I’ve always believed that spending time in industries other than your own is a great way of generating new ideas and inspiration, and our recent week in Champagne was a perfect illustration of this.
Story telling is a powerful tool in any industry, and the stories of the champagne houses and their family dynasties are a key differentiator between the brands. Our hosts this week spoke with passion and eloquence around what made their approach different to that of their competitors, and deployed analogies to great effect. A number of them used music to describe their approach to making champagne, including such gems as ‘each plot of grapes is an instrument auditioning for their role in the grand cuvee orchestra’. Krug have taken this to a whole new level with their app, where a code on the back of each bottle allows you to see the history of that bottle, the different mix of grapes that has gone into the blend and even suggests the best choice of music to play while drinking it!
The analogies didn’t stop at blending though, one of my favorites for the week came from our host at Bollinger who explained why she was serving one of their champagnes in a more bulbous glass rather than the traditional flute by telling us ‘you can’t rock and roll dance in a hallway, you need space to express yourself and so does this champagne’. Love it, and will never forget it, which is the true power of story telling.
One of my favourite things for the week was the reinforcement of the enormous influence that female leadership has had in Champagne, not just in individual houses but for the industry as a whole. In many instances this was driven by war, where women were propelled into power by the unavailability of men, or by husbands’ dying before their sons were old enough to take the reins. Whatever the means by which they came to the fore, women have been responsible for many of the innovations which have transformed the industry. Lily Bollinger, Madame Pommery, the Widow Cliquot each developed techniques that were revolutionary at the time but have since been broadly adopted.
The Champagne region also provides a great illustration of the power of collaboration. While all of the different houses compete they also collaborate in the sharing of knowledge and camaraderie. There is an overwhelming view that what is good for Champagne – both the region and the industry – is good for everyone, and we saw numerous illustrations of the benefits this approach can deliver and that other industries can definitely learn from.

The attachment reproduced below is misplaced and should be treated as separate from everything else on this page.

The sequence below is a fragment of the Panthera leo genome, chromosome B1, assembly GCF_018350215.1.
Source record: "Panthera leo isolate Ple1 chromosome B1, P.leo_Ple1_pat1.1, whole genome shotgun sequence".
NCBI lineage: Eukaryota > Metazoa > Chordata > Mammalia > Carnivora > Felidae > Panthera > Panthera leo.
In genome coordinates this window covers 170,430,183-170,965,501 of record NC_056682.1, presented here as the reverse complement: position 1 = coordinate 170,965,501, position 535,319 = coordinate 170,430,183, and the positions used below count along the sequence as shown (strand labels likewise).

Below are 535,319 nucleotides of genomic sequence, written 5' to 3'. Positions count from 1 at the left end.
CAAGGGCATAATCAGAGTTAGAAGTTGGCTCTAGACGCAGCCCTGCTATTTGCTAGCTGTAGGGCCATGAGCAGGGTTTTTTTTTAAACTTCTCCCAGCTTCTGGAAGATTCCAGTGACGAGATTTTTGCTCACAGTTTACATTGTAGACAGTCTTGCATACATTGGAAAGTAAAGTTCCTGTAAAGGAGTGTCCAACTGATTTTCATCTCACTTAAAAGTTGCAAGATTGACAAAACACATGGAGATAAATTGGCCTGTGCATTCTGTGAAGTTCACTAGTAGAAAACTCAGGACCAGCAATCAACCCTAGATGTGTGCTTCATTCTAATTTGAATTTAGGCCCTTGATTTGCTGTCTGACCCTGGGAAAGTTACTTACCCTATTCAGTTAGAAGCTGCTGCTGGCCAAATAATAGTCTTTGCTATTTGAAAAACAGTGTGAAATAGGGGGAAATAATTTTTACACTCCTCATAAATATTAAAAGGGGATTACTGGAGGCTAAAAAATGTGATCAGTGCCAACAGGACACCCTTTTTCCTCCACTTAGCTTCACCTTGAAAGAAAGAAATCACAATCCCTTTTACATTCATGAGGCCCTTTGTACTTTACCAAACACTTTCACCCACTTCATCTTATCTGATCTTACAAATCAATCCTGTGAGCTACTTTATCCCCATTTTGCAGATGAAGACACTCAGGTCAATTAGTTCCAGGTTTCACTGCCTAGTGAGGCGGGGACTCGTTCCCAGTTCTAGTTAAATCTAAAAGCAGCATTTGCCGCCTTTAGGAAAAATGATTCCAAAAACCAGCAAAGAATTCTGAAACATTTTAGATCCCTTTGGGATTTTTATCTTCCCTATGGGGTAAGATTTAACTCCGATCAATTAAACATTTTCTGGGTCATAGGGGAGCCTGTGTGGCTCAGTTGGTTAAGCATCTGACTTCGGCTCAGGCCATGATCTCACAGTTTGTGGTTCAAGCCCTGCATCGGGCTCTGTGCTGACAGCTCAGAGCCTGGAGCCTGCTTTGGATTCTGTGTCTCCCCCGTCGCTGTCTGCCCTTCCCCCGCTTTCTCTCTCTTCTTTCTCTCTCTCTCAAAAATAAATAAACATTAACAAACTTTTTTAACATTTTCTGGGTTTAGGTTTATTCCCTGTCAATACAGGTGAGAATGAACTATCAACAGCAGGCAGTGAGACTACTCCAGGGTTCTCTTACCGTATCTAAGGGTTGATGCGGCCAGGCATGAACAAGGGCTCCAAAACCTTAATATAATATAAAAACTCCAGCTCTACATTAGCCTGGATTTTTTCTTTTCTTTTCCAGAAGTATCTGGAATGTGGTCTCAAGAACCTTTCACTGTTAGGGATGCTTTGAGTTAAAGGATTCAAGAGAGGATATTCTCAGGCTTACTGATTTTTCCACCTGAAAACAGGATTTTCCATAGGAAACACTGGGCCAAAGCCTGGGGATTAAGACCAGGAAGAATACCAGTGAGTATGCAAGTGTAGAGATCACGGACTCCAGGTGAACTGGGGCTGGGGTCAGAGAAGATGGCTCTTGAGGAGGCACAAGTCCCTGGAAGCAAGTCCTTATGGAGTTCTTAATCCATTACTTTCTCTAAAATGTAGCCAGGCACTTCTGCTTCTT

But what was my biggest take away?
With technology transforming so many industries now, and the relative ease of quantifying the chemical and molecular construct of liquids, I had assumed that the process of making champagne would have undergone a similar transformation.
It’s now so easy and cheap to quantify some of the key metrics that are important in champagne – acidity, sugar content, alcohol content, color intensity – that I had assumed that the process had become quite formula driven, where all of those metrics of the component wines were fed into a program that spat out the perfect blend mix.
Nothing could have been further from the reality. While all of those components are measured and assessed, blending to a calculated formula just doesn’t work. It might deliver a product that is balanced on paper, but that doesn’t translate into taste and impact. Instead what is needed is the expertise of the chef du caves and the tasting panels, who can tell by taste and the feel of the wine in their mouths what is needed to deliver a product worthy of the house name and heritage. Yes all of that data is captured and recorded, but so are the tasting notes that record the progress of each component wine and ultimately it’s the mouths not the metrics that drive the final decision.
At times it’s easy for us to make the assumption that there is no end point for the data driven transformation of businesses, but my biggest take away this week (aside from the new discoveries I’ve added to my list of champagne favorites!) was the reinforcement that data and automated intelligence can only take you to a certain point, after which the components that only a human can deliver are what takes the product from acceptable to exceptional.
Definitely one of the more enjoyable ways to experience some great business learnings!